2013 Ford C-MAX Energi Plug-In Hybrid, Exterior, Front 3/4, Picture Courtesy of Alex L. Dykes 2013 Ford C-MAX Energi Plug-In Hybrid, Exterior, Front 3/4, Picture Courtesy of Alex L. Dykes 2013 Ford C-MAX Energi Plug-In Hybrid, Exterior, Front, Picture Courtesy of Alex L. Dykes 2013 Ford C-MAX Energi Plug-In Hybrid, Exterior, Grille, Picture Courtesy of Alex L. Dykes 2013 Ford C-MAX Energi Plug-In Hybrid, Exterior, Energi badge, Picture Courtesy of Alex L. Dykes 2013 Ford C-MAX Energi Plug-In Hybrid, Exterior, Wheel, Picture Courtesy of Alex L. Dykes 2013 Ford C-MAX Energi Plug-In Hybrid, Exterior, Rear, Picture Courtesy of Alex L. Dykes 2013 Ford C-MAX Energi Plug-In Hybrid, Exterior, Rear 3/4, Picture Courtesy of Alex L. Dykes 2013 Ford C-MAX Energi Plug-In Hybrid, Exterior, Rear 3/4 View, Picture Courtesy of Alex L. Dykes 2013 Ford C-MAX Energi Plug-In Hybrid, Exterior, Side, Picture Courtesy of Alex L. Dykes 2013 Ford C-MAX Energi Plug-In Hybrid, Interior, Cargo Area, Picture Courtesy of Alex L. Dykes 2013 Ford C-MAX Energi Plug-In Hybrid, Interior, Cargo Area, Picture Courtesy of Alex L. Dykes 2013 Ford C-MAX Energi Plug-In Hybrid, Interior,  Picture Courtesy of Alex L. Dykes 2013 Ford C-MAX Energi Plug-In Hybrid, Interior, Cargo Area, Picture Courtesy of Alex L. Dykes 2013 Ford C-MAX Energi Plug-In Hybrid, Interior, Cargo Area, Picture Courtesy of Alex L. Dykes 2013 Ford C-MAX Energi Plug-In Hybrid, Interior, Rear Seats Folded Cargo Area, Picture Courtesy of Alex L. Dykes 2013 Ford C-MAX Energi Plug-In Hybrid, Interior, Rear Cargo Area Seats Folded, Picture Courtesy of Alex L. Dykes 2013 Ford C-MAX Energi Plug-In Hybrid, Interior, Rear Seats, Picture Courtesy of Alex L. Dykes 2013 Ford C-MAX Energi Plug-In Hybrid, Interior, Rear Seats, Picture Courtesy of Alex L. Dykes 2013 Ford C-MAX Energi Plug-In Hybrid, Charging Connector, Picture Courtesy of Alex L. Dykes 2013 Ford C-MAX Energi Plug-In Hybrid-020 2013 Ford C-MAX Energi Plug-In Hybrid, Engine, 2.0L Atkinson Plug-In Hybrid, Picture Courtesy of Alex L. Dykes 2013 Ford C-MAX Energi Plug-In Hybrid, Engine, 2.0L Atkinson Plug-In Hybrid, Picture Courtesy of Alex L. Dykes 2013 Ford C-MAX Energi Plug-In Hybrid, Engine, Picture Courtesy of Alex L. Dykes 2013 Ford C-MAX Energi Plug-In Hybrid, Interior, Shifter and HVAC Controls, Picture Courtesy of Alex L. Dykes 2013 Ford C-MAX Energi Plug-In Hybrid, Interior, Infotainment, Picture Courtesy of Alex L. Dykes 2013 Ford C-MAX Energi Plug-In Hybrid, Interior, Gauges, Picture Courtesy of Alex L. Dykes 2013 Ford C-MAX Energi Plug-In Hybrid, Interior, Dashboard, Picture Courtesy of Alex L. Dykes 2013 Ford C-MAX Energi Plug-In Hybrid, Interior, Driver's Side, Picture Courtesy of Alex L. Dykes 2013 Ford C-MAX Energi Plug-In Hybrid, Interior, Dashboard, Picture Courtesy of Alex L. Dykes 2013 Ford C-MAX Energi Plug-In Hybrid, Interior, Dashboard, Picture Courtesy of Alex L. Dykes 2013 Ford C-MAX Energi Plug-In Hybrid, Interior, Seat Controls, Picture Courtesy of Alex L. Dykes 2013 Ford C-MAX Energi Plug-In Hybrid, Interior, Steering Wheel, Picture Courtesy of Alex L Dykes 2013 Ford C-MAX Energi Plug-In Hybrid, Exterior, Charging Plug, Picture Courtesy of Alex L. Dykes 2013 Ford C-MAX Energi Plug-In Hybrid, Exterior, Rear, Picture Courtesy of Alex L. Dykes Zemanta Related Posts Thumbnail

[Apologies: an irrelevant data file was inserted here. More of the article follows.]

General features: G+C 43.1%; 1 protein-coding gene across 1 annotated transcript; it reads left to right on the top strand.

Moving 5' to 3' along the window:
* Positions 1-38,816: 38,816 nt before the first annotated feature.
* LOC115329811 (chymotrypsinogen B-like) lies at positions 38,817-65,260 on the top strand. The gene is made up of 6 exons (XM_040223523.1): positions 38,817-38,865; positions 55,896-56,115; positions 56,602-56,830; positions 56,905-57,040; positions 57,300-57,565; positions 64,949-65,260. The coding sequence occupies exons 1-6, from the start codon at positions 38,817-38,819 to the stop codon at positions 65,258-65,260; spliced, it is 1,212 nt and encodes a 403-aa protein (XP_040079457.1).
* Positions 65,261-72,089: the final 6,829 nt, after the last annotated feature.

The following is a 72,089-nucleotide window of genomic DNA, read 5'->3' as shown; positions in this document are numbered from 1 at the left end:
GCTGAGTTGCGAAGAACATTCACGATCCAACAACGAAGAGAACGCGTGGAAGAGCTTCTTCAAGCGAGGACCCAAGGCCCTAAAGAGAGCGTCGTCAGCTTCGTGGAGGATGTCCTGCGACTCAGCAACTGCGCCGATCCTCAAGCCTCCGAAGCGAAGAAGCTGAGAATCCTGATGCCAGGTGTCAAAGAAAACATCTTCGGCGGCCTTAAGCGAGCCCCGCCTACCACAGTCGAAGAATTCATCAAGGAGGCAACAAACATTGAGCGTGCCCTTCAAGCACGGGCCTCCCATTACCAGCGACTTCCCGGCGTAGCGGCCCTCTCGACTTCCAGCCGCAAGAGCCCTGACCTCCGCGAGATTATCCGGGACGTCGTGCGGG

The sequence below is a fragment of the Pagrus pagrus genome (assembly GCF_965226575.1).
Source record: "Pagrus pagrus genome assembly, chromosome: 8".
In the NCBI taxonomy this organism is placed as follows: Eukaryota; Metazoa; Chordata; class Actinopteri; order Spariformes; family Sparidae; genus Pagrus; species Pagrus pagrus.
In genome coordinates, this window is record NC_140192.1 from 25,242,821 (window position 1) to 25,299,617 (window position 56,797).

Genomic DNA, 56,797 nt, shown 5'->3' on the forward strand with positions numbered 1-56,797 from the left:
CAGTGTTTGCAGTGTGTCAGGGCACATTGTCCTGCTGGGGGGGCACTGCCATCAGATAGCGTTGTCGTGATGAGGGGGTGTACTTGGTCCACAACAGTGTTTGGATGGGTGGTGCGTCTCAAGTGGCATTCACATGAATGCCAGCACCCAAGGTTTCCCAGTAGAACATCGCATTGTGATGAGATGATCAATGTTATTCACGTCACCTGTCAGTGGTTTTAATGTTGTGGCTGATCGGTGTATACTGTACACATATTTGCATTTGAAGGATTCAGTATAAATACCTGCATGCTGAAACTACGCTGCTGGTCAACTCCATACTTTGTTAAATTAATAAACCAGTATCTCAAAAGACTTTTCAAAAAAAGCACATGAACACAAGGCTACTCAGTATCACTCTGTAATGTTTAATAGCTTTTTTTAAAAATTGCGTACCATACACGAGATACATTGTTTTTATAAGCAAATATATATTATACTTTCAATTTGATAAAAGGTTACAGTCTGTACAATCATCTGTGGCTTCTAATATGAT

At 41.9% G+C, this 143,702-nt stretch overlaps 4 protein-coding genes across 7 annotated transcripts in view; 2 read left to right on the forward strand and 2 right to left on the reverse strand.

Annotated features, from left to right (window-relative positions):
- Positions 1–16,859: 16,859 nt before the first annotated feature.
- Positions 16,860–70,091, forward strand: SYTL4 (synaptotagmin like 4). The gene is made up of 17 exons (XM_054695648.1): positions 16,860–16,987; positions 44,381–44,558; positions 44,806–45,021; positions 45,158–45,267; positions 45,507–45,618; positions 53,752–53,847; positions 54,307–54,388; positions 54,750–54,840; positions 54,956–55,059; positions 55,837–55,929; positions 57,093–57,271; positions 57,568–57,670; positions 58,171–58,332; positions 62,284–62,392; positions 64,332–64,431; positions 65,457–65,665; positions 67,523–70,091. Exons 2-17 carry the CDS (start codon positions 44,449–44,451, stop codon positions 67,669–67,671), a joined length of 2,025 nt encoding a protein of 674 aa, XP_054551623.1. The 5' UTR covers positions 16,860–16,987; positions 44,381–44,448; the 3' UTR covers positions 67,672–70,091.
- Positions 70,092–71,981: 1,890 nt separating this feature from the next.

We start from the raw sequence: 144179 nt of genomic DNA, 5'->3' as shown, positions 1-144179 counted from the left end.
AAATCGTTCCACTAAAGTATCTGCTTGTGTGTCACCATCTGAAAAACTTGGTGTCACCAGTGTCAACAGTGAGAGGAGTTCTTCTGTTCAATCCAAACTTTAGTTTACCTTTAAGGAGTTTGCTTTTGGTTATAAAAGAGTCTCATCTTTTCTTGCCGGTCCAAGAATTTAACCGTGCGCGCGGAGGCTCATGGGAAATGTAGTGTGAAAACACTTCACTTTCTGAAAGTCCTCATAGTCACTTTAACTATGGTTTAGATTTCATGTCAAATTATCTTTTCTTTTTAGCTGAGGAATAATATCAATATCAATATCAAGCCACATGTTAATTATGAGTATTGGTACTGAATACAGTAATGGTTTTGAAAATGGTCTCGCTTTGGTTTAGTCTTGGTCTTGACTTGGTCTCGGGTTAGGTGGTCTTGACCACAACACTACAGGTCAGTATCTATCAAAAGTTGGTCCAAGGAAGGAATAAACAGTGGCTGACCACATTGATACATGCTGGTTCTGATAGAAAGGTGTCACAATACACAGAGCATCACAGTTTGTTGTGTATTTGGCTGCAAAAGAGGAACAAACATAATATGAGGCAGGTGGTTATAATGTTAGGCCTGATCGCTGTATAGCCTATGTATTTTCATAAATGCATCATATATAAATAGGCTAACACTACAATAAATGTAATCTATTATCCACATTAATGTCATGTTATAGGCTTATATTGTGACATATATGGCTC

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Vauxhall Offers 30-Day Return Policy For Ampera http://www.thetruthaboutcars.com/2012/12/vauxhall-offers-30-day-return-policy-for-ampera/ http://www.thetruthaboutcars.com/2012/12/vauxhall-offers-30-day-return-policy-for-ampera/#comments Fri, 21 Dec 2012 13:00:48 +0000 http://www.thetruthaboutcars.com/?p=471324 Swedish clothing store H&M offers a generous 30-day return policy that urges customers to Buy It Now, Return It Later. Looks like Vauxhall will be following suit. Customers in the UK will have the opportunity to return the Vauxhall Ampera, aka the Chevrolet Volt, after 30 days if they’re not satisfied with the car. Vehicles […]

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Swedish clothing store H&M offers a generous 30-day return policy that urges customers to Buy It Now, Return It Later. Looks like Vauxhall will be following suit.

Customers in the UK will have the opportunity to return the Vauxhall Ampera, aka the Chevrolet Volt, after 30 days if they’re not satisfied with the car. Vehicles with 1,500 miles or less will be eligible for the program and any damage must be paid for.

Chevrolet runs a similar scheme for the Spark supermini, although buyers are allowed 4,000 miles and a maximum of 60 days. Nevertheless, the program is an interesting way to promote a technology and a vehicle that many motorists are weary of to begin with. Now close your eyes and imagine if this program were put in place in the United States.

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Cadillac ELR Greenlit For Late 2013, Detroit-Hamtramck Gets $35 Million Investment http://www.thetruthaboutcars.com/2012/10/cadillac-elr-greenlit-for-late-2013-detroit-hamtramck-gets-35-million-investment/ http://www.thetruthaboutcars.com/2012/10/cadillac-elr-greenlit-for-late-2013-detroit-hamtramck-gets-35-million-investment/#comments Wed, 17 Oct 2012 13:00:33 +0000 http://www.thetruthaboutcars.com/?p=463932 GM’s Detroit-Hamtramck plant will get a $35 million investment to build the Cadillac ELR, a luxury coupe that uses the Chevrolet Volt’s gasoline-electric drivetrain. Automotive News reports that the announcement was made by GM North America President Mark Reuss at an SAE Conference in Detroit. The ELR will bow at the 2013 Detroit Auto Show […]